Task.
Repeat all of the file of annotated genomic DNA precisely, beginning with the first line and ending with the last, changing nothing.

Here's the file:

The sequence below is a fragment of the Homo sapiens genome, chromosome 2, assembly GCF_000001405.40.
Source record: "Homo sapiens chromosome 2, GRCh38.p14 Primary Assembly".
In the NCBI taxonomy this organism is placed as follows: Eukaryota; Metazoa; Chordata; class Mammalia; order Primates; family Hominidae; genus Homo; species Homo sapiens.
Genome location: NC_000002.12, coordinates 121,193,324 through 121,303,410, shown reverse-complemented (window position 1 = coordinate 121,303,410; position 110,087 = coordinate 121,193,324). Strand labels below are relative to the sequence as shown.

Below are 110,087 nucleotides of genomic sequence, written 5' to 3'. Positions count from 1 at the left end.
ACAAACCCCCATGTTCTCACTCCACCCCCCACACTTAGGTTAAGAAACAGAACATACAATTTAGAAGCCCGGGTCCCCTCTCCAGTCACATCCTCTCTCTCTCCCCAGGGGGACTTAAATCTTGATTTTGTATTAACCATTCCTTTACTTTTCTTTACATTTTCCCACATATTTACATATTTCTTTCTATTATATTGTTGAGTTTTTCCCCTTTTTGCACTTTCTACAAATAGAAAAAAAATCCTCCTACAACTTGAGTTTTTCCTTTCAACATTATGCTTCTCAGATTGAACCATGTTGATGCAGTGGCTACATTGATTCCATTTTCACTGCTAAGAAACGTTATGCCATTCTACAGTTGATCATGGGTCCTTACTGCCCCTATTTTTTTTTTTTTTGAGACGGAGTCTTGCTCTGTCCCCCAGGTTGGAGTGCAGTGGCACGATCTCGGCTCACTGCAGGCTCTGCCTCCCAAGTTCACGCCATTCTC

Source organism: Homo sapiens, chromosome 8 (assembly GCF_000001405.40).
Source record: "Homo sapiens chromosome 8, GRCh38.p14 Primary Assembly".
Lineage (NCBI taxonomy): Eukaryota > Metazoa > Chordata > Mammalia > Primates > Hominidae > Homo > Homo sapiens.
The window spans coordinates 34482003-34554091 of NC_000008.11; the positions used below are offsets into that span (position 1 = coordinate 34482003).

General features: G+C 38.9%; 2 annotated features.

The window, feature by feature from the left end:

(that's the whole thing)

The sequence below is a fragment of the Homo sapiens genome, chromosome 2, assembly GCF_000001405.40.
Source record: "Homo sapiens chromosome 2, GRCh38.p14 Primary Assembly".
In the NCBI taxonomy this organism is placed as follows: Eukaryota; Metazoa; Chordata; class Mammalia; order Primates; family Hominidae; genus Homo; species Homo sapiens.
Genome location: NC_000002.12, coordinates 121,193,324 through 121,303,410, shown reverse-complemented (window position 1 = coordinate 121,303,410; position 110,087 = coordinate 121,193,324). Strand labels below are relative to the sequence as shown.

Below are 110,087 nucleotides of genomic sequence, written 5' to 3'. Positions count from 1 at the left end.
ACAAACCCCCATGTTCTCACTCCACCCCCCACACTTAGGTTAAGAAACAGAACATACAATTTAGAAGCCCGGGTCCCCTCTCCAGTCACATCCTCTCTCTCTCCCCAGGGGGACTTAAATCTTGATTTTGTATTAACCATTCCTTTACTTTTCTTTACATTTTCCCACATATTTACATATTTCTTTCTATTATATTGTTGAGTTTTTCCCCTTTTTGCACTTTCTACAAATAGAAAAAAAATCCTCCTACAACTTGAGTTTTTCCTTTCAACATTATGCTTCTCAGATTGAACCATGTTGATGCAGTGGCTACATTGATTCCATTTTCACTGCTAAGAAACGTTATGCCATTCTACAGTTGATCATGGGTCCTTACTGCCCCTATTTTTTTTTTTTTTGAGACGGAGTCTTGCTCTGTCCCCCAGGTTGGAGTGCAGTGGCACGATCTCGGCTCACTGCAGGCTCTGCCTCCCAAGTTCACGCCATTCTC

Source organism: Homo sapiens, chromosome 8 (assembly GCF_000001405.40).
Source record: "Homo sapiens chromosome 8, GRCh38.p14 Primary Assembly".
Lineage (NCBI taxonomy): Eukaryota > Metazoa > Chordata > Mammalia > Primates > Hominidae > Homo > Homo sapiens.
The window spans coordinates 34482003-34554091 of NC_000008.11; the positions used below are offsets into that span (position 1 = coordinate 34482003).

General features: G+C 38.9%; 2 annotated features.

The window, feature by feature from the left end: